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Growth of the Sustainable Investing Movement

November 26, 2021

In our recent article on Millennial Investment Trends we touch on several notable trends that we have seen with this influential demographic, including higher debt loads, the rise of cryptocurrency, and adoption of retail investment apps. Also, a growing trend with millennials? Sustainable investing practices.

Recent statistics point to Environmental, Social, and Governance (ESG) investing as being less of a passing fad and more of a true paradigm shift, and one with significant staying power. Consider the following:

  • $3.2 billion flowed into Canadian-based ESG funds last year;
  • Total net assets in ESG funds increased by 37% from 2019 to 2020 (bringing the total to $22 billion);
  • While only 71% of investors were interested in ESG investing in 2015, this number grew to 85% in 2019; and
  • This interest is more pronounced among millennial investors, with 95% indicating an interest in ESG investing.

“ESG has become mainstream and is front of mind for many investors, including ours,” WealthCo Chief Operations Officer Sophie Blais states. “Many of our investment partners are making head roads in establishing and using ESG criteria when making investment decisions.”

What is Behind the Heightened Demand for ESG?

There are several driving factors behind the growing demand for ethical and responsible investing.

Increasing Consumer Demand

“The demand for ESG is due to investors wanting to invest on a conscious basis – to make sure their investment dollars go towards supporting companies aligned with their values,” Blais shares. “For example, 83% of millennials say environmental sustainability is extremely important.”

Consumers are demanding environmental and socially conscious business practices from their goods and services suppliers more than ever before. And they are willing to pay a premium for these business practices. Some of the business practices on their radar according to a recent PWC report include:

  • 57% of consumers believe that organizations should do more to advance environmental issues, including climate change and water stress;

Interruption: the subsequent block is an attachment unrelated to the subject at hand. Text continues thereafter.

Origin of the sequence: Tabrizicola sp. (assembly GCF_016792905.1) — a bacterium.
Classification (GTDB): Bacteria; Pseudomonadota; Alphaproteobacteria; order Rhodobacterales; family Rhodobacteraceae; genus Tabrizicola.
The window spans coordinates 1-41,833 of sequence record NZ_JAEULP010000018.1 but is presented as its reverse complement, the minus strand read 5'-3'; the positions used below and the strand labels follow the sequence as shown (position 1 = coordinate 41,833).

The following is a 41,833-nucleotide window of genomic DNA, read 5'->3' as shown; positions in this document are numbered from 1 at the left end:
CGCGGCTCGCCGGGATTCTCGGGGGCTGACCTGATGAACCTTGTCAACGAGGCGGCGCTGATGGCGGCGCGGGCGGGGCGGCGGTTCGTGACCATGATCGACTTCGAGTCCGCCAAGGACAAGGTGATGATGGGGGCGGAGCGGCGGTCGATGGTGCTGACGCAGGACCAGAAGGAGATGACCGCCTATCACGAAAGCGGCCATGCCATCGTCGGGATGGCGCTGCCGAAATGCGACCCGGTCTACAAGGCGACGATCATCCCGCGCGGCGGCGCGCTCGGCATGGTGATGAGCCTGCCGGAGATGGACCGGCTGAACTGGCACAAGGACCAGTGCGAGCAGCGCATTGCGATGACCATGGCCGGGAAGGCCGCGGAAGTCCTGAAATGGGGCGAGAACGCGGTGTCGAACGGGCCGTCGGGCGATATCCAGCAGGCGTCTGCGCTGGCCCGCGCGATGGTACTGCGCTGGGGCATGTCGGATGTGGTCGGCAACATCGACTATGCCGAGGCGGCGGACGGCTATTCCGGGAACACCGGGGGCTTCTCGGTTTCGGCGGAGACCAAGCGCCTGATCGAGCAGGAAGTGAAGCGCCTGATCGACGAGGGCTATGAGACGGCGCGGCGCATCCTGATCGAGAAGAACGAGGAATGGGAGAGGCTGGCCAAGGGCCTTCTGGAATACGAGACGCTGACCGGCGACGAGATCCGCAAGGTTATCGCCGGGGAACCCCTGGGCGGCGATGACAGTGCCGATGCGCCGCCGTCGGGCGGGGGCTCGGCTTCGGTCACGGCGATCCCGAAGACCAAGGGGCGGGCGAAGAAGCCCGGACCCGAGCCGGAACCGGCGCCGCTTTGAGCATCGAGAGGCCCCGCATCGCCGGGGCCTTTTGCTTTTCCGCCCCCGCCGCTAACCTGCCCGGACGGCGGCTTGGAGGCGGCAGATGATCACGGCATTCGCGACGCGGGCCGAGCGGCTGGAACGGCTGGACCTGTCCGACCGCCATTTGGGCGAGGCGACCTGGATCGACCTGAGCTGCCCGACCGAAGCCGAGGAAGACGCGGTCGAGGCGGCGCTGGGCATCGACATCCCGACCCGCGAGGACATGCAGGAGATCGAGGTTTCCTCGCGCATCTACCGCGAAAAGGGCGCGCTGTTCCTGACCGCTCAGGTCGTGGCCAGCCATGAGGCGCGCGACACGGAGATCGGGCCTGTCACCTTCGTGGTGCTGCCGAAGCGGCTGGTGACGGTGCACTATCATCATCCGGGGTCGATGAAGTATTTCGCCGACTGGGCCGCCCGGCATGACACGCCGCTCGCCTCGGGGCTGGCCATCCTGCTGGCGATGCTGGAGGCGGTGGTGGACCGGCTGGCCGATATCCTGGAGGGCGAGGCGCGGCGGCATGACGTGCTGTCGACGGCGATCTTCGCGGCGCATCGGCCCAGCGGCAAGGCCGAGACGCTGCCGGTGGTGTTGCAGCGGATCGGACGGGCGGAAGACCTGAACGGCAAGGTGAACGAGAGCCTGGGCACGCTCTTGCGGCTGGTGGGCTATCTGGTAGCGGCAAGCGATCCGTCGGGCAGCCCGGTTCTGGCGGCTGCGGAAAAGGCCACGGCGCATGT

• Governance issues, including gender equality – 54% believe there needs to be more progress in this area; and
  • Social issues such as diversity and inclusion and data security, where 48% of consumers are looking for further progress.

Government Investments in ESG

The Canadian government made some lofty promises at the UN Climate Conference of the Parties (COP 26) in Glasgow earlier this month. Among these promises? A commitment to phase out coal-fired electricity by 2030, a pledge to cut 2020 methane emission levels by 30% in the coming decade, and steps towards net-zero emissions by 2050.

Lofty promises like these are going to require substantial government investment in order to come even close to delivering on., including the $3 billion Net-Zero Accelerator Fund that the federal government announced last year.

Increased Regulatory Focus on ESG Reporting

As the demand for ESG investing has continued to increase, the interest of regulators has been peaked. And they are taking steps to ensure that investors have access to the information they need. Here is some recent evidence that this is being taken seriously by the industry on a global scale:

  • Ontario’s Capital Markets Modernization Task Force issued a report last January that recommended mandatory ESG disclosure for all non-investment fund issuers that complies with the recommendations of the Task Force on Climate-Change Related Financial Disclosure
  • This same report called for the Canadian Securities Commission to impose a uniform standard across all provinces
  • In April, the European Union began rolling out a mandatory ESG disclosure regime which includes screening criteria for actions that support climate change adaption and mitigation

Source: ESG continues to take centre stage in securities regulation in Canada and abroad | McCarthy Tétrault

How is ESG Assessed?

Not unlike with a personal credit score, organizations are assigned an ESG score based on a variety of perceived factors. There are several reporting agencies that calculate ESG scores using a wide range of methodologies. While each methodology differs, some of the behaviors and considerations analyzed may include:

  • Corporate policies (anti-discrimination, environmental)
  • Community involvement
  • Compliance with government environmental regulations
  • Commitment to employee working conditions
  • Transparency with accounting and reporting
  • Human rights practices
  • Product safety

“ESG criteria can be positive and negative for a company,” Blais shares. “It can impact shareholder value and performance.”

Top Eight ESG Companies

Investor’s Business Daily (IBD) publishes an annual list of the 100 Best ESG Companies of 2021. In determining who made the cut for the 100 Best ESG Companies of 2021, IBD screened data for more than 6,000 companies that are listed on the Dow Jones. Details on the top eight are listed below.

To learn more about ESG and the growth of the sustainability space, check out our Innovative Accountant podcast episode featuring guest Todd Coakwell, Senior Director of Sustainability and ESG Disclosure with Nutrien.

Note: this article is part of our four-part series on Millennial Investment Trends. Check out the other articles in the series:

Millennial Investment Trends

The Great Wealth Transfer: Is Your Family Ready?

Investment Apps: Yay or Nay?